What do hospitality executives think of the current hotel distribution landscape, and the emergence of Google Hotels and Airbnb? And would they ever consider walking away entirely from a particular online travel agency partner, as Hyatt threatened to do last summer?
Generally, hotel executives seemed to welcome the idea of other players coming into the distribution space and challenging the Priceline Group and Expedia duopoly. Some also expressed concerns about the growing importance and influence of Google and Airbnb.
And while direct booking pushes were a major point of focus for hoteliers in 2016 and 2017 — and to some extent still are, given Wyndham’s news this week — the executives have certainly softened their stances when speaking about their companies’ relationships with third-party booking channels. Today, it feels like the hotels have reached an equilibrium with the online travel agencies, with both sides acknowledging that they need one another to succeed.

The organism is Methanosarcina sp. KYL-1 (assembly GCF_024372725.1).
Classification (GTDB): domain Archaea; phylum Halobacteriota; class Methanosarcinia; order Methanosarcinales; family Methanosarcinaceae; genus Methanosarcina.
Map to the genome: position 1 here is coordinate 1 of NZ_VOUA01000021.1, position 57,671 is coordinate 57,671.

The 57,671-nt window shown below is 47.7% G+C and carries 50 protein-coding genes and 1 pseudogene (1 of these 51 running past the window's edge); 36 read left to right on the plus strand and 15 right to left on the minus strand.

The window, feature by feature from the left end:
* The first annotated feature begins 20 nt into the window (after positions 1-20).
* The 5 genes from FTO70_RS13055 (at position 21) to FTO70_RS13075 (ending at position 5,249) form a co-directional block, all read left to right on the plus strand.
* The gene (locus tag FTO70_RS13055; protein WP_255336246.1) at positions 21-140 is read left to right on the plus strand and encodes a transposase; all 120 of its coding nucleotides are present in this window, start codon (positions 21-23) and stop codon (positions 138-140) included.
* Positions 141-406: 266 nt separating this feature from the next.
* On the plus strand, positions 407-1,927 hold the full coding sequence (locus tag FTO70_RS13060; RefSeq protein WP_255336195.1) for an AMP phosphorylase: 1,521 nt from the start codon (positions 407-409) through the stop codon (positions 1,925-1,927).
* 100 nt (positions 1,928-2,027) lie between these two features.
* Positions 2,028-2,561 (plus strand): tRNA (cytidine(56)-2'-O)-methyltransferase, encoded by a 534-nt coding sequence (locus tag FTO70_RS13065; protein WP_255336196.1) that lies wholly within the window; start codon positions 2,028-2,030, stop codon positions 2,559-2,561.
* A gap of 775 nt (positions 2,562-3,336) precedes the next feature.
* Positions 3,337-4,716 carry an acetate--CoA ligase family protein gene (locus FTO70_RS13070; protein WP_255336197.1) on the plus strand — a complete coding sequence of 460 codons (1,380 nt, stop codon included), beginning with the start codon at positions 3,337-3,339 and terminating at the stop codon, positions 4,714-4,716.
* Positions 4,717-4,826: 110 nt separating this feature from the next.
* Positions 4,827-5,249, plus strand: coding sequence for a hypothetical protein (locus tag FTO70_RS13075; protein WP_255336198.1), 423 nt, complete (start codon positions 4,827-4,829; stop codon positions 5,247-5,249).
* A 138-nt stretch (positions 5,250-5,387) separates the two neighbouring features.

Still, that won’t stop others, namely Google and Airbnb, from trying to get their share of the hotel booking market, and smart hoteliers are keeping an eye on those companies’ efforts.
ON LEAVING THE ONLINE TRAVEL AGENCIES ALL TOGETHER
Asked whether his company would consider pulling a similar move to what Hyatt did last year by threatening to leave Expedia, Wyndham Hotel Group CEO Geoff Ballotti said, “I don’t see that happening. Expedia has been a great partner for our franchisees. We built a direct connect to Expedia and we have seen that relationship continue to build and flourish. We have been able to bring, because of that direct connect, the commission to our franchisees down.”
Jay Stein, Dream Hotel Group CEO, on the other hand, has had experience abandoning an online travel agency.
“We left Expedia in early 2006 or, 2007,” Stein said, adding that this only applied to the group’s seven or eight hotels in New York.
“We went back about three years later after we got them to be more reasonable,” Stein said. “We were a small group and they wanted to take us up to that sublime [commission] number of 25 percent, and we said, ‘Thank you, we’re out’.